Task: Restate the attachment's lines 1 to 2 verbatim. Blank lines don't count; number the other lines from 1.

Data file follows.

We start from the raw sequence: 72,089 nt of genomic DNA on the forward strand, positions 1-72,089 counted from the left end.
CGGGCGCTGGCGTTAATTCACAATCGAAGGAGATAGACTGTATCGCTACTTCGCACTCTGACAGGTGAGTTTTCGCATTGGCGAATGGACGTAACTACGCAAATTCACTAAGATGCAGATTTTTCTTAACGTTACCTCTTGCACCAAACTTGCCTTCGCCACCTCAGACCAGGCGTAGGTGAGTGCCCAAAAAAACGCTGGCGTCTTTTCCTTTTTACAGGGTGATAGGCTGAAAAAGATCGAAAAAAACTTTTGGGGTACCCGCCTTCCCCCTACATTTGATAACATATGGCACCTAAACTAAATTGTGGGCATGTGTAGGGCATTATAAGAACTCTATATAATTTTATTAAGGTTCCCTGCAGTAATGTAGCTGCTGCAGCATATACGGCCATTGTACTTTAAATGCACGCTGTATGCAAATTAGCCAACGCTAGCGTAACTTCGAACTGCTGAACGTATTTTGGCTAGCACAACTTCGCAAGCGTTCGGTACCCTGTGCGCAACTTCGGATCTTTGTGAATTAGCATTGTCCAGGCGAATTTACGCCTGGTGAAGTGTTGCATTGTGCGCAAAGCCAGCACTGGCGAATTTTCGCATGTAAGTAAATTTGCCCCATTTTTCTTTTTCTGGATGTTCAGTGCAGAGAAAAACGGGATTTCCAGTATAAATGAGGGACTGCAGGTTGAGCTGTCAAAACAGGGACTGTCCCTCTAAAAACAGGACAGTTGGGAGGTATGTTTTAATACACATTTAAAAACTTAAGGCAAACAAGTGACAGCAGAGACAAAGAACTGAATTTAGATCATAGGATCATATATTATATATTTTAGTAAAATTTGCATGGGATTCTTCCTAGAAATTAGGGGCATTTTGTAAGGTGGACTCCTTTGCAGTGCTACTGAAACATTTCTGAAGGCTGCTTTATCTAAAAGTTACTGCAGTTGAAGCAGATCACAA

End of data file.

We start from the raw sequence: 72,089 nt of genomic DNA on the forward strand, positions 1-72,089 counted from the left end.
CGGGCGCTGGCGTTAATTCACAATCGAAGGAGATAGACTGTATCGCTACTTCGCACTCTGACAGGTGAGTTTTCGCATTGGCGAATGGACGTAACTACGCAAATTCACTAAGATGCAGATTTTTCTTAACGTTACCTCTTGCACCAAACTTGCCTTCGCCACCTCAGACCAGGCGTAGGTGAGTGCCCAAAAAAACGCTGGCGTCTTTTCCTTTTTACAGGGTGATAGGCTGAAAAAGATCGAAAAAAACTTTTGGGGTACCCGCCTTCCCCCTACATTTGATAACATATGGCACCTAAACTAAATTGTGGGCATGTGTAGGGCATTATAAGAACTCTATATAATTTTATTAAGGTTCCCTGCAGTAATGTAGCTGCTGCAGCATATACGGCCATTGTACTTTAAATGCACGCTGTATGCAAATTAGCCAACGCTAGCGTAACTTCGAACTGCTGAACGTATTTTGGCTAGCACAACTTCGCAAGCGTTCGGTACCCTGTGCGCAACTTCGGATCTTTGTGAATTAGCATTGTCCAGGCGAATTTACGCCTGGTGAAGTGTTGCATTGTGCGCAAAGCCAGCACTGGCGAATTTTCGCATGTAAGTAAATTTGCCCCATTTTTCTTTTTCTGGATGTTCAGTGCAGAGAAAAACGGGATTTCCAGTATAAATGAGGGACTGCAGGTTGAGCTGTCAAAACAGGGACTGTCCCTCTAAAAACAGGACAGTTGGGAGGTATGTTTTAATACACATTTAAAAACTTAAGGCAAACAAGTGACAGCAGAGACAAAGAACTGAATTTAGATCATAGGATCATATATTATATATTTTAGTAAAATTTGCATGGGATTCTTCCTAGAAATTAGGGGCATTTTGTAAGGTGGACTCCTTTGCAGTGCTACTGAAACATTTCTGAAGGCTGCTTTATCTAAAAGTTACTGCAGTTGAAGCAGATCACAA